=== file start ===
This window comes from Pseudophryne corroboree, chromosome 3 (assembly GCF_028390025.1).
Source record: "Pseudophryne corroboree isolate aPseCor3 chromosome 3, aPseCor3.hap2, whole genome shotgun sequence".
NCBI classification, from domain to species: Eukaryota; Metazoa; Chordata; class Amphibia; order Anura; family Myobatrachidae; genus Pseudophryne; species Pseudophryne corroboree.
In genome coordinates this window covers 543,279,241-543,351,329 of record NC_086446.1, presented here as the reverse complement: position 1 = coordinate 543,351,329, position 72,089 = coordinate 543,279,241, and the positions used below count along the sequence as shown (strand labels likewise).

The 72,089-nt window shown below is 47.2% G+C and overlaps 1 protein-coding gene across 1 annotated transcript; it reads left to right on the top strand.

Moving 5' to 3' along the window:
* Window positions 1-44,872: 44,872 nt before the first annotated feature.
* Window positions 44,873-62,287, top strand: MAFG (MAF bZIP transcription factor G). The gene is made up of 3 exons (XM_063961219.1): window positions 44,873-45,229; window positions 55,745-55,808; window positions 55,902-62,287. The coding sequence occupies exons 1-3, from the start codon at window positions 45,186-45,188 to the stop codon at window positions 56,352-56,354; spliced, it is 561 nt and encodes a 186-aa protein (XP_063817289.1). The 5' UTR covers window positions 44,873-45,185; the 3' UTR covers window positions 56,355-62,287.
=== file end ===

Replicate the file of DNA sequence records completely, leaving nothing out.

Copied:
This window comes from Pseudophryne corroboree, chromosome 3 (assembly GCF_028390025.1).
Source record: "Pseudophryne corroboree isolate aPseCor3 chromosome 3, aPseCor3.hap2, whole genome shotgun sequence".
NCBI classification, from domain to species: Eukaryota; Metazoa; Chordata; class Amphibia; order Anura; family Myobatrachidae; genus Pseudophryne; species Pseudophryne corroboree.
In genome coordinates this window covers 543,279,241-543,351,329 of record NC_086446.1, presented here as the reverse complement: position 1 = coordinate 543,351,329, position 72,089 = coordinate 543,279,241, and the positions used below count along the sequence as shown (strand labels likewise).

The 72,089-nt window shown below is 47.2% G+C and overlaps 1 protein-coding gene across 1 annotated transcript; it reads left to right on the top strand.

Moving 5' to 3' along the window:
* Window positions 1-44,872: 44,872 nt before the first annotated feature.
* Window positions 44,873-62,287, top strand: MAFG (MAF bZIP transcription factor G). The gene is made up of 3 exons (XM_063961219.1): window positions 44,873-45,229; window positions 55,745-55,808; window positions 55,902-62,287. The coding sequence occupies exons 1-3, from the start codon at window positions 45,186-45,188 to the stop codon at window positions 56,352-56,354; spliced, it is 561 nt and encodes a 186-aa protein (XP_063817289.1). The 5' UTR covers window positions 44,873-45,185; the 3' UTR covers window positions 56,355-62,287.